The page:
American Society for Biochemistry and Molecular Biology
Journal of Biological Chemistry
Original Item ID
Thrombin binds to fibrin at two classes of non-substrate sites, one of high affinity and the other of low affinity. We investigated the location of these thrombin binding sites by assessing the binding of thrombin to fibrin lacking or containing γ′ chains, which are fibrinogen γ chain variants that contain a highly anionic carboxyl-terminal sequence. We found the high affinity thrombin binding site to be located exclusively in D domains on γ′ chains (Ka, 4.9 × 106−1; n, 1.05 per γ′ chain), whereas the low affinity thrombin binding site was in the fibrin E domain (Ka, 0.29 × 106−1; n, 1.69 per molecule). The amino-terminal β15-42 fibrin sequence is an important constituent of low affinity binding, since thrombin binding at this site is greatly diminished in fibrin molecules lacking this sequence. The tyrosine-sulfated, thrombin exosite-binding hirudin peptide, S-Hir53-64 (hirugen), inhibited both low and high affinity thrombin binding to fibrin (IC50 1.4 and 3.0 μ, respectively). The presence of the high affinity γ′ chain site on fibrinogen molecules did not inhibit fibrinogen conversion to fibrin as assessed by thrombin time measurements, and thrombin exosite binding to fibrin at either site did not inhibit its catalytic activity toward a small thrombin substrate, S-2238. We infer from these findings that there are two low affinity non-substrate thrombin binding sites, one in each half of the dimeric fibrin E domain, and that they may represent a residual aspect of thrombin binding and cleavage of its substrate fibrinogen. The high affinity thrombin binding site on γ′ chains is a constitutive feature of fibrin as well as fibrinogen.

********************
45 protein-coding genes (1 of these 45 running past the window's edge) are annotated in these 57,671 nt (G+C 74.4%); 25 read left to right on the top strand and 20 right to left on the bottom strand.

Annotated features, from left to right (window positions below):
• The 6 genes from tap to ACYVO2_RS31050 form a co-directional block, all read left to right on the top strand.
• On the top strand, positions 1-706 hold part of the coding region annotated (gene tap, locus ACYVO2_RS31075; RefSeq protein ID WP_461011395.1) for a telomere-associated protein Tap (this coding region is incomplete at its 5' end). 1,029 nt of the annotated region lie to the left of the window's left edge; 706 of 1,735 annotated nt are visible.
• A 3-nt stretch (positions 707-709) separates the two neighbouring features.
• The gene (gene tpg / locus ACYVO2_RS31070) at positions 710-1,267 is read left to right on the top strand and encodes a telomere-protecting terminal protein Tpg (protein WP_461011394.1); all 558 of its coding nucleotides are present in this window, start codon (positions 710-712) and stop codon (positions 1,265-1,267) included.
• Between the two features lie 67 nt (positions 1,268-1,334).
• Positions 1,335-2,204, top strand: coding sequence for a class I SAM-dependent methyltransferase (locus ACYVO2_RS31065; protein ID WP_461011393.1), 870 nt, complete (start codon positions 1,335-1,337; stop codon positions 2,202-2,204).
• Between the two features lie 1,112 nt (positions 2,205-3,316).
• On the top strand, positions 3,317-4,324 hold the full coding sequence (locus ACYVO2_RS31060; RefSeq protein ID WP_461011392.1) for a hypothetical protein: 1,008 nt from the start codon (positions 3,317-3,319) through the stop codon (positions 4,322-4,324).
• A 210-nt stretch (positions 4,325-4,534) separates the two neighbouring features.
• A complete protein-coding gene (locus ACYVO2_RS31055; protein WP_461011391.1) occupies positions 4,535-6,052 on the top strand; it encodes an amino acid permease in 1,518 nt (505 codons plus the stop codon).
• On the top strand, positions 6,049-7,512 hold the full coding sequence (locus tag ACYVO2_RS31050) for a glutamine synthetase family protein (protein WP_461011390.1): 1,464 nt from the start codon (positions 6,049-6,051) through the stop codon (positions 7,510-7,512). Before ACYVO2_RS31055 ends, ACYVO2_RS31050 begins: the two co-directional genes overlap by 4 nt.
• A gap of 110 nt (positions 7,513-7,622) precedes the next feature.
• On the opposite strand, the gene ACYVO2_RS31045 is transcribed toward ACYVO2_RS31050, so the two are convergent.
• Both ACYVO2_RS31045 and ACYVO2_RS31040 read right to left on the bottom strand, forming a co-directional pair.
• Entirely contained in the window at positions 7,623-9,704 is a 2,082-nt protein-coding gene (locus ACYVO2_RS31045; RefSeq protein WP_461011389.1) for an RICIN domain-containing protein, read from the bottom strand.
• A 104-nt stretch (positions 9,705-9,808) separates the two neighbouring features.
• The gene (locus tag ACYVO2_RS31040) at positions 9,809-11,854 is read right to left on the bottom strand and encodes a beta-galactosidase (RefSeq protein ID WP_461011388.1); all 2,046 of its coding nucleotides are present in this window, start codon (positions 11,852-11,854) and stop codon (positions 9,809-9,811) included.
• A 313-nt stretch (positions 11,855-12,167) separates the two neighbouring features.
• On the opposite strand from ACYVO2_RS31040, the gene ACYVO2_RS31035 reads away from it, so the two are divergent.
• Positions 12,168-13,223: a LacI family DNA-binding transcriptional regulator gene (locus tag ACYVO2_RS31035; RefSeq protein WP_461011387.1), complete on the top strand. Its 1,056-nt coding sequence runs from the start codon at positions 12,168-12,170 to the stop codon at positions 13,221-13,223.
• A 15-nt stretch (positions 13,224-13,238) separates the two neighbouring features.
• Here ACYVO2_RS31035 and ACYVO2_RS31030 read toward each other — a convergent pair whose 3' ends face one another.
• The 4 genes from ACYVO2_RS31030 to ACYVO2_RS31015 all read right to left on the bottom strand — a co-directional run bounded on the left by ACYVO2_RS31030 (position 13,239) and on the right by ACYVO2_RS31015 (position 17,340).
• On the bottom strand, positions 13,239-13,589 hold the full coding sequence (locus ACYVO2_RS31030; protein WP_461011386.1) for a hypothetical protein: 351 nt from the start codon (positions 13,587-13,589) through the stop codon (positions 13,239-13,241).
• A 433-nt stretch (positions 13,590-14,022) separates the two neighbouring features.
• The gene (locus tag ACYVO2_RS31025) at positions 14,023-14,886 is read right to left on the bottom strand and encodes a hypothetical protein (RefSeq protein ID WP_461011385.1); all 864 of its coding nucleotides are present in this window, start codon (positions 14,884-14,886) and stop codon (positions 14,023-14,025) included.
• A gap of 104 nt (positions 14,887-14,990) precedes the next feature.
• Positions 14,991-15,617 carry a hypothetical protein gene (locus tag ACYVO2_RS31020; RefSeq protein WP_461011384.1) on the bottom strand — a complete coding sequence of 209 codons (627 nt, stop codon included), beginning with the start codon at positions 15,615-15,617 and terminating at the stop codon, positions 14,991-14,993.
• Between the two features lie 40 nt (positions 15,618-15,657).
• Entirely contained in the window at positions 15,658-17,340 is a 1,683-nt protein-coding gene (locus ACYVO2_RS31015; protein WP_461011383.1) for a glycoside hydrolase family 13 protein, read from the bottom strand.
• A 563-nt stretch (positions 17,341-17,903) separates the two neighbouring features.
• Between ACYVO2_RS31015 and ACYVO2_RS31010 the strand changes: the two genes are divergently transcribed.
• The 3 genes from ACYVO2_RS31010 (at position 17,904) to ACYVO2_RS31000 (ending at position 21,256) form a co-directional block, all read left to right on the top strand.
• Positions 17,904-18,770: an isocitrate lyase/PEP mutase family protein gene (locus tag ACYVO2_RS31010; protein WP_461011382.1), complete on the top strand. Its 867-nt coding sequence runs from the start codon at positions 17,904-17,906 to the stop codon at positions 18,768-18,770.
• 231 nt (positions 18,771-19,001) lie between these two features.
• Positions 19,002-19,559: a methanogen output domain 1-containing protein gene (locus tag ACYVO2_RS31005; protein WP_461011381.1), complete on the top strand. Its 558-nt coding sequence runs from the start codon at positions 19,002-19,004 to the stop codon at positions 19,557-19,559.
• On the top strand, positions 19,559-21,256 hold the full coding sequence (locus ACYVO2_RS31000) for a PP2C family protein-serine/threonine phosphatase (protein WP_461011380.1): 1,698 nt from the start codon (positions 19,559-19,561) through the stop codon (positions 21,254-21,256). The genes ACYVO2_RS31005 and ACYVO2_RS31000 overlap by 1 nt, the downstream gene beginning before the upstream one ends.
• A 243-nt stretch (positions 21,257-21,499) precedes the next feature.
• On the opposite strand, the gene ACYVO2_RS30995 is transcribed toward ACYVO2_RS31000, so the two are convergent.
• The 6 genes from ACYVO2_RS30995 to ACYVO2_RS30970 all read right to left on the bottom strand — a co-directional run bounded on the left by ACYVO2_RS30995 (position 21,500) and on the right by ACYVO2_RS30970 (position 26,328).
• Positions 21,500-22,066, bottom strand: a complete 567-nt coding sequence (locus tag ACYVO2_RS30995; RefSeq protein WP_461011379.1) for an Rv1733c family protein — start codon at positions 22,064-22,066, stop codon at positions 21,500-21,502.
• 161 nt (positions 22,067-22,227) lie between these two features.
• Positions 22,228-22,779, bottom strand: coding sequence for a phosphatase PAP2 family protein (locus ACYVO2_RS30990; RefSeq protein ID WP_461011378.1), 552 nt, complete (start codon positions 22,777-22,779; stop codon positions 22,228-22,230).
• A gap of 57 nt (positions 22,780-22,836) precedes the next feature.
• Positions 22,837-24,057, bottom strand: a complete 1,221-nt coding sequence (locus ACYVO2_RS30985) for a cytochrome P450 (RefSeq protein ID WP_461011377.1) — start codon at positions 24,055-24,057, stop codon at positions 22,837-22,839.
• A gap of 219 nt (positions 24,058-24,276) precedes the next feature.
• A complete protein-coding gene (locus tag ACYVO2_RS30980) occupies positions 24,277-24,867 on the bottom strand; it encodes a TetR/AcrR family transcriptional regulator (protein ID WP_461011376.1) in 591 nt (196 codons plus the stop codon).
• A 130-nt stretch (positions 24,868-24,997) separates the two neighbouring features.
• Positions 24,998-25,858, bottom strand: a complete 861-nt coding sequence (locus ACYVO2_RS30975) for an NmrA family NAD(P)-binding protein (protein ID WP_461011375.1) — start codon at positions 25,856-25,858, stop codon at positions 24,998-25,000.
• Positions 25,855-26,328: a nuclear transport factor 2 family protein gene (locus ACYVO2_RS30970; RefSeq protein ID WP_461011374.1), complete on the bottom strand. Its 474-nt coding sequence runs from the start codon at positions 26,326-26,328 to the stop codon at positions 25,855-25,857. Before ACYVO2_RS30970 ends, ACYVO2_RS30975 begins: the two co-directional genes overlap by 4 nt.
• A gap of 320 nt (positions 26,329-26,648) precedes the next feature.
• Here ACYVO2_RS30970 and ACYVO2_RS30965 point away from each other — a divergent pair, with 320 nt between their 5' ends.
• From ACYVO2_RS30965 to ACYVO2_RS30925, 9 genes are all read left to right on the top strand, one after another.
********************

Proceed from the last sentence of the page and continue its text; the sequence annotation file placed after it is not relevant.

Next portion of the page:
Meh, David A.; Siebenlist, Kevin R.; and Mosesson, Michael W., "Identification and Characterization of the Thrombin Binding Sites on Fibrin" (1996). Biomedical Sciences Faculty Research and Publications. 244.
ADA Accessible Version
Published version. Journal of Biological Chemistry, Vol. 271, No. 38 (September 1996): 23151-23125. DOI. © 1996 American Society for Biochemistry and Molecular Biology. Used with permission.